Barbados owes in excess of US$7 million (Bds$14 million) to the Caribbean Community (CARICOM) Development Fund, making it the second most indebted to the regional facility, which was established by CARICOM governments to provide financial or technical assistance to disadvantaged countries.
The revelation was made today during a CDF meeting at the Accra Beach Hotel at which it was also disclosed that for the period ending December 31, 2016, the fund was owed US$57.2 million, with US$40 million of that amount outstanding from Trinidad and Tobago.
The CDF’s financial statement also indicates that the largest culprits are the so-called more developed countries (MDCs), namely Trinidad & Tobago, Barbados ($7.4 million), Jamaica ($945,534) and Suriname ($4.4 million).
Guyana is the only MDC to have paid its entire pledged contribution of US$7.3 million.
The so-called less developed countries (LDCS) of Antigua and Barbuda, Belize, Dominica, Grenada, St Kitts and Nevis, St Lucia and St Vincent and the Grenadines owe US$4.3 million, with Kingstown’s total debt amounting to all of US$166.
CDF officials fear that the fund is approaching a “critical” stage as more member countries are expected to request assistance.
It was for this reason that they called on the MDCs to pay up, a plea echoed today by CARICOM Chairman, prime minister Dr Keith Mitchell of Grenada, and the CDF’s board chairman Sherwyn Williams, when they addressed the sixth meeting of contributors and development partners.
CDF Chief Executive Officer Rodinald Soomer said while he was cognizant of the economic constraints facing CARICOM nations, it was crucial that they pay what they owe in order for the fund to continue meeting its obligations.
“We receive contributions from a lot of the LCD members of the CDF, not much from the MDC members, which is perhaps one of the reasons prime minister Mitchell emphasized so much the need for us to have the MDCs come to the table, especially now. We are mid-way in our cycle. It is becoming critical for us to start getting these programmes formulated and implemented.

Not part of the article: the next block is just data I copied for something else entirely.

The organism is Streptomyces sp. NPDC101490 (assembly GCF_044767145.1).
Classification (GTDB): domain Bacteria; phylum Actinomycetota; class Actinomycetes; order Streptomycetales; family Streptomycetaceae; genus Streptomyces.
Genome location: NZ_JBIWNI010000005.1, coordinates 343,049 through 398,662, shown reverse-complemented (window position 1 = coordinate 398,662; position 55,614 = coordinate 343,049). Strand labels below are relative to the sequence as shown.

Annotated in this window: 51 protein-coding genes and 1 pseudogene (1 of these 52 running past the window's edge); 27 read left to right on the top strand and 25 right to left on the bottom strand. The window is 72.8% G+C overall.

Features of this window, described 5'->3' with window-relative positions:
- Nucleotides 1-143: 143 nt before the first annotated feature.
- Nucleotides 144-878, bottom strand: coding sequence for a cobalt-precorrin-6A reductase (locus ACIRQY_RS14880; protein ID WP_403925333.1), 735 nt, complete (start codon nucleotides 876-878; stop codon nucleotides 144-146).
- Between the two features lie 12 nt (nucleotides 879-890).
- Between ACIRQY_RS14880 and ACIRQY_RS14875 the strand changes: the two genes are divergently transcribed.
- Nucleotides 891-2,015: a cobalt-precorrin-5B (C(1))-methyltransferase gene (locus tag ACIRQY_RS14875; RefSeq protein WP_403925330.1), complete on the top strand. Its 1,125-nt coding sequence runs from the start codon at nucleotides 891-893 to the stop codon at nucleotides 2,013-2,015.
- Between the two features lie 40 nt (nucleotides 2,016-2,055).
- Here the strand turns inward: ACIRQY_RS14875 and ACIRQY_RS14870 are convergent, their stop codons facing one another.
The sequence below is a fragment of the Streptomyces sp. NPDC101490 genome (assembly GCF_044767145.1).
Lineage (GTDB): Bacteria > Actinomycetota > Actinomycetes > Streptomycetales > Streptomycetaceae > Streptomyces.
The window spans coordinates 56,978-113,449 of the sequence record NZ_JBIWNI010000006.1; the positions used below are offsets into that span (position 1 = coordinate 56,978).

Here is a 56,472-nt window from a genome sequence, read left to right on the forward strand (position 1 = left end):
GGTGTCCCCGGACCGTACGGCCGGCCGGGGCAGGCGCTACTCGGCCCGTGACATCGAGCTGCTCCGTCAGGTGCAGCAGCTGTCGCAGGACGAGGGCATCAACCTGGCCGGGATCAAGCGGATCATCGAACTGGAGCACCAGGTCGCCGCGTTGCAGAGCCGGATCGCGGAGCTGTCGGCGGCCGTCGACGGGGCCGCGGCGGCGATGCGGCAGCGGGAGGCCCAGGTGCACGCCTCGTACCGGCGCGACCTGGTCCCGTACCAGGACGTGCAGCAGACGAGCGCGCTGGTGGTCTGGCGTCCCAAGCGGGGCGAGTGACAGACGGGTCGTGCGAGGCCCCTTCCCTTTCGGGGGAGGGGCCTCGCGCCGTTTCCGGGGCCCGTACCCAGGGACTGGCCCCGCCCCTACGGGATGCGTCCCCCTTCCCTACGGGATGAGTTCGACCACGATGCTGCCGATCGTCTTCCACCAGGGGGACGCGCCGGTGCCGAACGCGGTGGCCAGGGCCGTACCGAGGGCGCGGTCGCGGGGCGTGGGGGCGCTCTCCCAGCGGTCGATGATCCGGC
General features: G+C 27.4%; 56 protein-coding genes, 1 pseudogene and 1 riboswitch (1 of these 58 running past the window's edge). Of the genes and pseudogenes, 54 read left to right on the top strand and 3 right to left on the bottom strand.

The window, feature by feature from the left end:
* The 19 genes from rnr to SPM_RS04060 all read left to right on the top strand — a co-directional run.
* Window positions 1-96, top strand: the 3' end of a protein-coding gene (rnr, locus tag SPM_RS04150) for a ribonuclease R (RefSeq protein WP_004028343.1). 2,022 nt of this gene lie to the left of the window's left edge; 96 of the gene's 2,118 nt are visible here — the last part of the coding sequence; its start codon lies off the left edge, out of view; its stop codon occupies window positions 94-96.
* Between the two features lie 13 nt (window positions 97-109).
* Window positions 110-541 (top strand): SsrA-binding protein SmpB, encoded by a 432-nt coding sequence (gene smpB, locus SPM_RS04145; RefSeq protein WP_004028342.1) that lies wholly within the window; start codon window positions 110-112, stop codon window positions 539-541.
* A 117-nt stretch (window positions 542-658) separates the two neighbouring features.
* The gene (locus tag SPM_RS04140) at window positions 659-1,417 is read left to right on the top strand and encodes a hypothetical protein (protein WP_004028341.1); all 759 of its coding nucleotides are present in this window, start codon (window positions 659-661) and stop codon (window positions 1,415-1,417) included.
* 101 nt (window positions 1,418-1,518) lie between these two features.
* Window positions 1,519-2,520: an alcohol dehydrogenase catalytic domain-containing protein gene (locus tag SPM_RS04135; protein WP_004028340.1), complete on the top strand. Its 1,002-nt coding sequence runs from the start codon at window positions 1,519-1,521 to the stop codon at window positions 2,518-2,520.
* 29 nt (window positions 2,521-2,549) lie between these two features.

“We have enough resources to respond to request from one or two of our member states . . . .We will need to have the resources coming rather quickly if we are to be able to respond as we should for the rest of 2017 and into 2018 . . . so we are reaching a point where it is becoming critical for us to complete the replenishment of the CDF,” Soomer said, adding that while he was certain the MDCs were not hiding from their responsibilities, “something will have to give”.
At the end of December last year the total fund balances were recorded at US$119.8 million, an increase of about 5.75 per cent over the previous year. Total expenses reached US$4.82 million, which was 14 per cent lower than it was in 2015. Meanwhile, operational costs were US$9.8 million last year, down from the US$12.6 million in 2015.
In 2016 the CDF disbursed loans totaling US$5 million to Dominica, Grenada, Guyana and St Vincent and the Grenadines. Grants totalling US$2.2 million were disbursed to Guyana, St Kitts and Nevis, St Lucia, Antigua and Barbuda and Dominica.